“But the basis on which they contract with their clients will only go so far to protect them from liability. If they accept business from the likes of CLP, they run the risk of being exposed to liability under s.27 of the FSMA."
This section of the Financial Services and Markets Act (FSMA) applies where an authorised person (in this case, Carey Pensions) makes an agreement in the course of carrying on a regulated activity, but the agreement was made following a third party’s breach of the general prohibition (in this case, CLP).
Section 27 renders such an agreement unenforceable against the other party, and entitles the customer (Mr Adams) to recover money or other property paid or transferred under the agreement and compensation for any loss.
The legislation gives the court discretion to refuse to allow the agreement to be unwound depending on
“whether the person carrying on the regulated activity concerned reasonably believed that he was not contravening the general prohibition by making the agreement”.
So one of the factors to take into account here is whether Carey Pensions should reasonably have known that the general prohibition was being contravened.
One of the issues was whether the advice by CLP to invest in store pods (an unregulated investment) was given in breach of the general prohibition.
The court held that the advice to invest in store pods was inextricably linked with encouraging Mr Adams to sell his pension policy and to transfer the proceeds into a Carey Sipp.
What's more, by sending Mr Adams the pre-populated Sipp application CLP was also 'arranging deals in investments'.
Given these two findings, the court had no trouble in concluding that Mr Adams entered into the investment as a consequence of CLP’s breaches.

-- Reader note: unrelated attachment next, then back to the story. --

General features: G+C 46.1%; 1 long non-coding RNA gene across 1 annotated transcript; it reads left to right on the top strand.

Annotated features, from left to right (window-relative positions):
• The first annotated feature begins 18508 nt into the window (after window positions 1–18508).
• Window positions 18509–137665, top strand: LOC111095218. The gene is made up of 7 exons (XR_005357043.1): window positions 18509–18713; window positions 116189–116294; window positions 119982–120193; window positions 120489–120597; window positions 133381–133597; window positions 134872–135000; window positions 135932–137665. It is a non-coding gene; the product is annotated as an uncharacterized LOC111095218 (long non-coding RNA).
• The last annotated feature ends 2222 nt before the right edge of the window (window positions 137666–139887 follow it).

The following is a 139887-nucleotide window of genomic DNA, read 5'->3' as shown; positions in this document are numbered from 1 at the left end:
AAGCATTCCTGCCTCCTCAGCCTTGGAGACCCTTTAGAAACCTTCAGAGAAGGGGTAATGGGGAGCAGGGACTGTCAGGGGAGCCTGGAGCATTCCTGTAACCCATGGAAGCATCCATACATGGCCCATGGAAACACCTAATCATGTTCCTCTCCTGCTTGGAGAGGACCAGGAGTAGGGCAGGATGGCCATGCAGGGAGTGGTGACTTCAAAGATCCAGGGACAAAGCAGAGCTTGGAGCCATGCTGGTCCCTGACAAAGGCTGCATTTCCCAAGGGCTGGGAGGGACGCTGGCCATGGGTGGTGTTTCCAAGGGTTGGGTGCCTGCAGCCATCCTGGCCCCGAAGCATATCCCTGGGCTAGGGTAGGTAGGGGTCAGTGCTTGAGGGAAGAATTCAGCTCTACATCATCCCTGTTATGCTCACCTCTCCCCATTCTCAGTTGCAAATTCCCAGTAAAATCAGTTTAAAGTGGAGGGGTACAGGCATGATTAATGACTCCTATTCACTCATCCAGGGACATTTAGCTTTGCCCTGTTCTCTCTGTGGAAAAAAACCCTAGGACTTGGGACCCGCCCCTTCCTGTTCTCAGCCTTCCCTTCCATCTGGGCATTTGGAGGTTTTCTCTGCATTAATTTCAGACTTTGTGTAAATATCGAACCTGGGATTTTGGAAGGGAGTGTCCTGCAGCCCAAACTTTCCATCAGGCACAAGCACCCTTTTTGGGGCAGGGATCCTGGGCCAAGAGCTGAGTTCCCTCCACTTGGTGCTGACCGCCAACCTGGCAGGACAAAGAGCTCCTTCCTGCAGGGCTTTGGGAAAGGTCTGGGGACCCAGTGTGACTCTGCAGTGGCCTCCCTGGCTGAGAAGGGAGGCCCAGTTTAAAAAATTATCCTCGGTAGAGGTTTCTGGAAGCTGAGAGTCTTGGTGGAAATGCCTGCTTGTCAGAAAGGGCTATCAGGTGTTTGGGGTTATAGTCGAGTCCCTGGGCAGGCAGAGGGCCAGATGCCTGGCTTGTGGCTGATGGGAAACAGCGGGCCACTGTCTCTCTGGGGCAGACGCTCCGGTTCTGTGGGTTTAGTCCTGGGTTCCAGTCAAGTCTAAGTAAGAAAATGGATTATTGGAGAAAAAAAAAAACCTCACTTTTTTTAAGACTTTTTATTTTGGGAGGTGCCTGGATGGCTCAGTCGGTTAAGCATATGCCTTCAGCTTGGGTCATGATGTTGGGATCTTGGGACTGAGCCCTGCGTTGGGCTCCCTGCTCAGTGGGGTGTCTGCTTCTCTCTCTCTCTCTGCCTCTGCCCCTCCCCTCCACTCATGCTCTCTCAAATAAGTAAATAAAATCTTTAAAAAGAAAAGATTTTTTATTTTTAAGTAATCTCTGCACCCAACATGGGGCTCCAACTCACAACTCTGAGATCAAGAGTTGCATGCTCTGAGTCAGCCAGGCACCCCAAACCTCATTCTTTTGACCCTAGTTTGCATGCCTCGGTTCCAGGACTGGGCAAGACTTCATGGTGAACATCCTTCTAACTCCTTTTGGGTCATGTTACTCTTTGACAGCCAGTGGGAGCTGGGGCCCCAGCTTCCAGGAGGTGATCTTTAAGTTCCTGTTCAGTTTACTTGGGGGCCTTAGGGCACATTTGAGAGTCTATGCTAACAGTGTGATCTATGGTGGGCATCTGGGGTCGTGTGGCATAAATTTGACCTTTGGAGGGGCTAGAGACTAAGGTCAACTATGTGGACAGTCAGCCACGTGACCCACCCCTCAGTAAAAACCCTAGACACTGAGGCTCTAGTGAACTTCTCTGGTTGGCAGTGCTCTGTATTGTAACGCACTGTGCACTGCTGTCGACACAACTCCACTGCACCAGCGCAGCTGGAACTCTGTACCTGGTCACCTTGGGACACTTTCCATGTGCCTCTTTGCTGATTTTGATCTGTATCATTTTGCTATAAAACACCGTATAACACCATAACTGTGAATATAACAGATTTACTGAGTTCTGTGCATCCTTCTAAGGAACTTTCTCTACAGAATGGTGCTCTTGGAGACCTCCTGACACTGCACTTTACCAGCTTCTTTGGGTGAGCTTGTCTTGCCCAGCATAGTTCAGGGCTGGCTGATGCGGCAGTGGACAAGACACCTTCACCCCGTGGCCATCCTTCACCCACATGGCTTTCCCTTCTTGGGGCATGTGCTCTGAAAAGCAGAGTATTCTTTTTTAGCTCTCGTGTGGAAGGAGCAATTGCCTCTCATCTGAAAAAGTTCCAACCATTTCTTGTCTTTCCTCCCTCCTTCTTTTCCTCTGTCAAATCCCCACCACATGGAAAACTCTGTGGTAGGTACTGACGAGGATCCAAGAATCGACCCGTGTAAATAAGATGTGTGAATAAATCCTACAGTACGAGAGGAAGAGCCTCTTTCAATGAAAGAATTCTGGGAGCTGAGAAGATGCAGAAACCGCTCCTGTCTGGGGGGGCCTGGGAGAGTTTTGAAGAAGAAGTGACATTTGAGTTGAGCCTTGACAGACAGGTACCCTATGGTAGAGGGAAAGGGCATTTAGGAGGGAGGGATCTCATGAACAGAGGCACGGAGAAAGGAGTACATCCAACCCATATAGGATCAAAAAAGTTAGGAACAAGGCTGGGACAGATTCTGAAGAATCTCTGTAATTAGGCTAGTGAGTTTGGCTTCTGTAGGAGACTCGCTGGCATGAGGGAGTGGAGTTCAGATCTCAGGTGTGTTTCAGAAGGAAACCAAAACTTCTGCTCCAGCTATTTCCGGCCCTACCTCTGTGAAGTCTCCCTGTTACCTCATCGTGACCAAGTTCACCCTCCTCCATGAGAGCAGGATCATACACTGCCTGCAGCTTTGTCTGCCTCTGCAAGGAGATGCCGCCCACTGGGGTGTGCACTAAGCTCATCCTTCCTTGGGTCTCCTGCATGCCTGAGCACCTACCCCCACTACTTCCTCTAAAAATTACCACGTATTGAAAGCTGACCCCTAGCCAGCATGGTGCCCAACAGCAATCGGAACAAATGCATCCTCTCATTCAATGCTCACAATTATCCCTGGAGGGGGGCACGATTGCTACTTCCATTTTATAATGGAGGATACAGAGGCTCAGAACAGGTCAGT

What else have we learned?
The Court of Appeal judgment also highlighted several interesting points:
- A key aim of FSMA is consumer protection and there is a need for regulation to safeguard consumers from themselves;
- While Sipp providers weren't barred from accepting introductions from unregulated sources, financial services legislation was designed to put the risks associated with doing so onto the providers;
- Over a period of only six months, some 580 of Carey’s clients invested in store pods, despite these being high risk and non-standard investments, and most of those clients came via CLP. On average, no more than about £50,000 each was invested, perhaps suggesting clients weren't rich or financially sophisticated. This must have been a red flag for Carey Pensions that CLP was giving advice – it's hard to imagine 580 people would spontaneously decide to invest in Blackburn store pods.
- The transfer of Mr Adam’s pension was processed after Carey Pensions had terminated its relationship with CLP after becoming aware it was receiving commission of 12 per cent (not 2 per cent - 5 per cent), and it had seen a warning from the FSA about one of the people running CLP.
This judgment now aligns with the approach being taken by the Financial Ombudsman Service.
As I said in response to the initial judgment:
“For my part I can't help thinking that if we truly want to make the financial world a safer one, we must expect Sipp providers to take some responsibility for the business they accept.”
It seems the Court of Appeal agrees.